Thousands of Georgians require dialysis, but some patients admit they don’t require expensive, taxpayer-funded ambulance rides to get to their dialysis appointments.
According to FOX 5, non-emergency ambulance service is supposed to be restricted to people who cannot get to dialysis any other way without putting their health in danger. However three times a week, a Caring Hands ambulance pulled up to the homes of Georgians who say they didn’t need it. And those patients say Medicare is footing the bill.
This means, if the patient is on Medicare, it’s an average $500 taxpayer-funded payment to Caring Hands for every round trip.
FOX 5 asks how many really needed the ride?
“The ambulance service that carries a patient who can walk or who is not eligible for non-emergency ambulance knows exactly what they’re doing. And knows exactly how they get paid,” Rick Tibbetts, a former E-M-S owner and now consultant tells FOX 5.
During FOX 5’s investigation, crews repeatedly witnessed one Caring Hand’s patient climbing off the stretcher and walking up a flight of seven steps into her home after dialysis. Another patient was seen walking at least 20 feet to get to the stretcher waiting for her outside her home, and another patient was seen walking outside and climbing onto the stretcher.
According to FOX 5, several patients report they do have family and friends who can take them to dialysis, but taking the ambulance is a matter of convenience.
Tibbetts spent 35 years in the business, starting as a paramedic, ultimately owning his own ambulance service in Troup County and tells FOX 5, Medicare fraud within ambulance companies is out of control.
“There’s a lot of fraud through Medicare,” he warned as FOX 5 toured his facility. “Ambulances are just the tip of the iceberg, but there’s a lot of fraud I’m sure.”
FOX 5 reports there are cheaper ways to get people to dialysis who don’t have a ride. If they also qualify for Medicaid, the state and federal health program for the poor, patients can use a van service that takes them from door to door. They share the ride with other patients, but the one-way cost difference for taxpayers is striking. Tibbetts says it’s an 80 percent savings versus taking an ambulance.
The ambulance company FOX 5 watched — Caring Hands EMS — is run by Floyd Keels and lists his wife Shala as the Chief Financial Officer.
According to state corporation records, FOX 5 reports, the two are also listed as officers for a Mableton dialysis clinic. That’s where FOX 5 watched several Caring Hands ambulances bringing in and picking up patients.
FOX 5 reports no other ambulance providers during their investigation. Yet according to Medicare, there’s no rule preventing someone from operating both an ambulance service and a dialysis clinic.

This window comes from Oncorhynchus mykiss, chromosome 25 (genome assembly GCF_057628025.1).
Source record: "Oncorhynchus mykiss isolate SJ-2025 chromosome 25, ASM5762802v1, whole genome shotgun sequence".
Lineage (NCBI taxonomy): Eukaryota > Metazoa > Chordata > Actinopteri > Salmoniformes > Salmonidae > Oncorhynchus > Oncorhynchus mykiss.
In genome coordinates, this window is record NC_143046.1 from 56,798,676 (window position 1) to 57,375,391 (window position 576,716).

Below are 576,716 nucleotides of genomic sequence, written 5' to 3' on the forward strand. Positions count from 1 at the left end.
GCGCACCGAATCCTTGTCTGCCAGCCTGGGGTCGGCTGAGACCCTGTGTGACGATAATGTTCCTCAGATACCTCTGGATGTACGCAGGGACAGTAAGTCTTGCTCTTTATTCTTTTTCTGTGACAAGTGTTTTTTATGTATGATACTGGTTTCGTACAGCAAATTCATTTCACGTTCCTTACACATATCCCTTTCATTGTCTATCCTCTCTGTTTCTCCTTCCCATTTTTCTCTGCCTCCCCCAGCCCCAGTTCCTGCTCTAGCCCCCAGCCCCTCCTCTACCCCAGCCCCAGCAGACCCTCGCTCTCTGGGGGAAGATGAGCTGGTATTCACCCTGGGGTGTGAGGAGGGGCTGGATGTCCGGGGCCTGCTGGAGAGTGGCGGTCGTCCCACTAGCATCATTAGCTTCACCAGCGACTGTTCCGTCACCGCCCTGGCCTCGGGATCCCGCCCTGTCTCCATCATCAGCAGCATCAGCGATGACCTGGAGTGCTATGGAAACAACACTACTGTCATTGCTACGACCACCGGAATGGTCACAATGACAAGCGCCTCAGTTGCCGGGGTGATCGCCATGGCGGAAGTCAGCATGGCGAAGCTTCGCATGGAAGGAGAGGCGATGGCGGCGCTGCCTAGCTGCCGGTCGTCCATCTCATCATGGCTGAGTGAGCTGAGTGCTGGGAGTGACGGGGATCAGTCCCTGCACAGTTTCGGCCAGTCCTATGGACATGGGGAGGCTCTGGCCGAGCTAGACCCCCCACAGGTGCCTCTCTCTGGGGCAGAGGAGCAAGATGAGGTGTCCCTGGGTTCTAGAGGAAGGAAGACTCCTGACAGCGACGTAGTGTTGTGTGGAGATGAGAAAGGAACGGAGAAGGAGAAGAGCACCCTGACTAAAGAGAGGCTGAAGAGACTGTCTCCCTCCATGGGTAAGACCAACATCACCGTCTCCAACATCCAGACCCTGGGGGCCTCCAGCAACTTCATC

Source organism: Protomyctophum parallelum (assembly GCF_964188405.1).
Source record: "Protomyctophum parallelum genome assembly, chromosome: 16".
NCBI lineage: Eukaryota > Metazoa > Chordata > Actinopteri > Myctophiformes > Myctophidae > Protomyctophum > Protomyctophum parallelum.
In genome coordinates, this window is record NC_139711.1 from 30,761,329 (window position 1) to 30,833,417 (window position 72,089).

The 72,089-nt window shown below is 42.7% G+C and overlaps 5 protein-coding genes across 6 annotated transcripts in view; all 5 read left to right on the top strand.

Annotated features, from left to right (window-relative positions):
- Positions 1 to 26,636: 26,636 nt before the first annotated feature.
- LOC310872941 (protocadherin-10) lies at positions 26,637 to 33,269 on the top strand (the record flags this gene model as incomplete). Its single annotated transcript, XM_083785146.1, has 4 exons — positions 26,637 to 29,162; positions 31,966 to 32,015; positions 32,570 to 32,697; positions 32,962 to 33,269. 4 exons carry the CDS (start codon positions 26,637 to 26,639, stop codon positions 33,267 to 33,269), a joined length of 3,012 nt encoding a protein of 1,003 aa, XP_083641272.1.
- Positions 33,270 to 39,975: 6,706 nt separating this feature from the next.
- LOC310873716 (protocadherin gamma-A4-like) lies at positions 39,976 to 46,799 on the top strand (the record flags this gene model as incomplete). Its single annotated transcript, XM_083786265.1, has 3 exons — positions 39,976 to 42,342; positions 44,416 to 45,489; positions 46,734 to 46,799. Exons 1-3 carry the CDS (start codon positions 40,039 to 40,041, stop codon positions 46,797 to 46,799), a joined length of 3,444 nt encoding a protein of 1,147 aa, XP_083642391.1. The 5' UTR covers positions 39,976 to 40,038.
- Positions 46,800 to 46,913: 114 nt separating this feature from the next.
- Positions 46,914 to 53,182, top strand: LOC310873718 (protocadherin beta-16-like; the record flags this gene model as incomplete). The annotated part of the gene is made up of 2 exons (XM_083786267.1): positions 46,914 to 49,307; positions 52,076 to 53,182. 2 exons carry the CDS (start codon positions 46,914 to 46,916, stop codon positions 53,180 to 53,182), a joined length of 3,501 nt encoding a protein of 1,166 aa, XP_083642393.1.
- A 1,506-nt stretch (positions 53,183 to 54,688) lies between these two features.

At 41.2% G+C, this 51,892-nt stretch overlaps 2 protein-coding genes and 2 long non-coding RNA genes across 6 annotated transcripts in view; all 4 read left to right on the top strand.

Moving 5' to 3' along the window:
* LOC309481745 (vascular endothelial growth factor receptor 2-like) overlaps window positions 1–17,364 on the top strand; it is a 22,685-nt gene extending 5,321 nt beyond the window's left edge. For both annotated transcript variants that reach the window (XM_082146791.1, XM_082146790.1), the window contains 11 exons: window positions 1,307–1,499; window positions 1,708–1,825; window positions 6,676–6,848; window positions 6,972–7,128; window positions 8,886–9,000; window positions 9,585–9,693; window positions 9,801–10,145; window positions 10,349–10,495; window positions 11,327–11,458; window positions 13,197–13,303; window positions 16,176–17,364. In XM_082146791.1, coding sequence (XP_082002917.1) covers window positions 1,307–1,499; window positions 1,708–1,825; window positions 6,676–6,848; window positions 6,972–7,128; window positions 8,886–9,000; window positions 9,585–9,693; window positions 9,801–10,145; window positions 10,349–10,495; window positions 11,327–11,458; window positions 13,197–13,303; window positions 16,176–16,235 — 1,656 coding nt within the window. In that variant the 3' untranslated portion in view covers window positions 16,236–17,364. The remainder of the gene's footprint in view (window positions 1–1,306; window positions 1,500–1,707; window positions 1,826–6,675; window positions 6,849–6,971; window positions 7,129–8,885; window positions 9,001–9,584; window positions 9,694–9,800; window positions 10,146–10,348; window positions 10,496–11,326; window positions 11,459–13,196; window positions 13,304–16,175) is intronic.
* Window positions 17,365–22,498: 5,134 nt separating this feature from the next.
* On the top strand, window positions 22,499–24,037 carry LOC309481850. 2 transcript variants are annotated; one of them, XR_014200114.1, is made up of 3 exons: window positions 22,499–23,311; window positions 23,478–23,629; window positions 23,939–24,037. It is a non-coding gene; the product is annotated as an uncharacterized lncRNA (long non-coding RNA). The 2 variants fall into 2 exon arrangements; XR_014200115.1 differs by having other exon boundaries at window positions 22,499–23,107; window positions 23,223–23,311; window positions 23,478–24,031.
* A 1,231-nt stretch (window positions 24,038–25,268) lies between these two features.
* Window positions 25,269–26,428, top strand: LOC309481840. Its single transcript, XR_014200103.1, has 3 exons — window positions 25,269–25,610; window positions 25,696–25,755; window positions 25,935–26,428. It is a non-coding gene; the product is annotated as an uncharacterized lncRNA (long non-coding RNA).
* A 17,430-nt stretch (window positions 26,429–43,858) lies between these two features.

When FOX 5 visited the Caring Hands office in Austell, Floyd Keels refused to answer any questions and asked reporters to leave the property.
Although it appears on the surface there is nothing illegal, it does suggest ethical considerations aren’t par for the course.
To combat this type of “ethical fraud,” FOX 5 reports Medicare is trying something different. In some states, ambulance services must now get prior authorization from Medicare before billing for non-emergency trips, and FOX 5 reports it’s working.
According to Medicare, FOX 5 reports, under the old rules in those states — when the government paid claims without asking for documentation first — non-emergency ambulance billing averaged nearly $18.9 million each month. In the first year of the new rules, that number dropped nearly 75 percent to $5.4 million monthly in the states that were part of the pilot program.
FOX 5 reports in South Carolina, considered by the government as one of the biggest ambulance dialysis abusers, during that first year 20 ambulance companies went out of business.
“Out of 200 ambulance services in SC, that means that 10 percent went out of business because they could not carry people that did not go to dialysis, need to go to dialysis in ambulances,” Tibbetts stressed.
“What does that tell you?”
“Tells me there’s a lot of fraud.”
Medicare wants to eventually make prior authorization the rule for all states, but at the moment, Georgia ambulance services operate under the old rules, taxpayers underwriting these red-light limo rides even some patients admit they don’t really need, according to FOX 5.
“They should be shocked,” Tibbetts warned for FOX 5. “Their tax money at work”
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